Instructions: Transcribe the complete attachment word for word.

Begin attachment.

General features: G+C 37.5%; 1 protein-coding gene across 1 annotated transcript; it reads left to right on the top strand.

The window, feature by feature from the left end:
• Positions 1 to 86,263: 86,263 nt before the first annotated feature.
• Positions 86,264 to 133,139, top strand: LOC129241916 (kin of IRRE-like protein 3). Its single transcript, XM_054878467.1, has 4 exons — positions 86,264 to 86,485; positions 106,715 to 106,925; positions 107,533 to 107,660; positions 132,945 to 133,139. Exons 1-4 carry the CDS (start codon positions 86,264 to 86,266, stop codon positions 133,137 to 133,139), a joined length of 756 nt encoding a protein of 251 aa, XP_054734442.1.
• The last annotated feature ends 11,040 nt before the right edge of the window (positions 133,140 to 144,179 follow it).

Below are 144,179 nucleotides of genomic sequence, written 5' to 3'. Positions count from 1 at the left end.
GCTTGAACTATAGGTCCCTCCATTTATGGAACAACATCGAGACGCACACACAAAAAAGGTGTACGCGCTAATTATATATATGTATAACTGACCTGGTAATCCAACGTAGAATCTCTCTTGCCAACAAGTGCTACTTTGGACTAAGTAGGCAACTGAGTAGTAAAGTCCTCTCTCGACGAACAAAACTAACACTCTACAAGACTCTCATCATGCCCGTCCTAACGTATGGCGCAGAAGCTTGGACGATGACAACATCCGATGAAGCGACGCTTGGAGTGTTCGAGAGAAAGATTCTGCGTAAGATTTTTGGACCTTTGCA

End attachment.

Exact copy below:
General features: G+C 37.5%; 1 protein-coding gene across 1 annotated transcript; it reads left to right on the top strand.

The window, feature by feature from the left end:
• Positions 1 to 86,263: 86,263 nt before the first annotated feature.
• Positions 86,264 to 133,139, top strand: LOC129241916 (kin of IRRE-like protein 3). Its single transcript, XM_054878467.1, has 4 exons — positions 86,264 to 86,485; positions 106,715 to 106,925; positions 107,533 to 107,660; positions 132,945 to 133,139. Exons 1-4 carry the CDS (start codon positions 86,264 to 86,266, stop codon positions 133,137 to 133,139), a joined length of 756 nt encoding a protein of 251 aa, XP_054734442.1.
• The last annotated feature ends 11,040 nt before the right edge of the window (positions 133,140 to 144,179 follow it).

Below are 144,179 nucleotides of genomic sequence, written 5' to 3'. Positions count from 1 at the left end.
GCTTGAACTATAGGTCCCTCCATTTATGGAACAACATCGAGACGCACACACAAAAAAGGTGTACGCGCTAATTATATATATGTATAACTGACCTGGTAATCCAACGTAGAATCTCTCTTGCCAACAAGTGCTACTTTGGACTAAGTAGGCAACTGAGTAGTAAAGTCCTCTCTCGACGAACAAAACTAACACTCTACAAGACTCTCATCATGCCCGTCCTAACGTATGGCGCAGAAGCTTGGACGATGACAACATCCGATGAAGCGACGCTTGGAGTGTTCGAGAGAAAGATTCTGCGTAAGATTTTTGGACCTTTGCA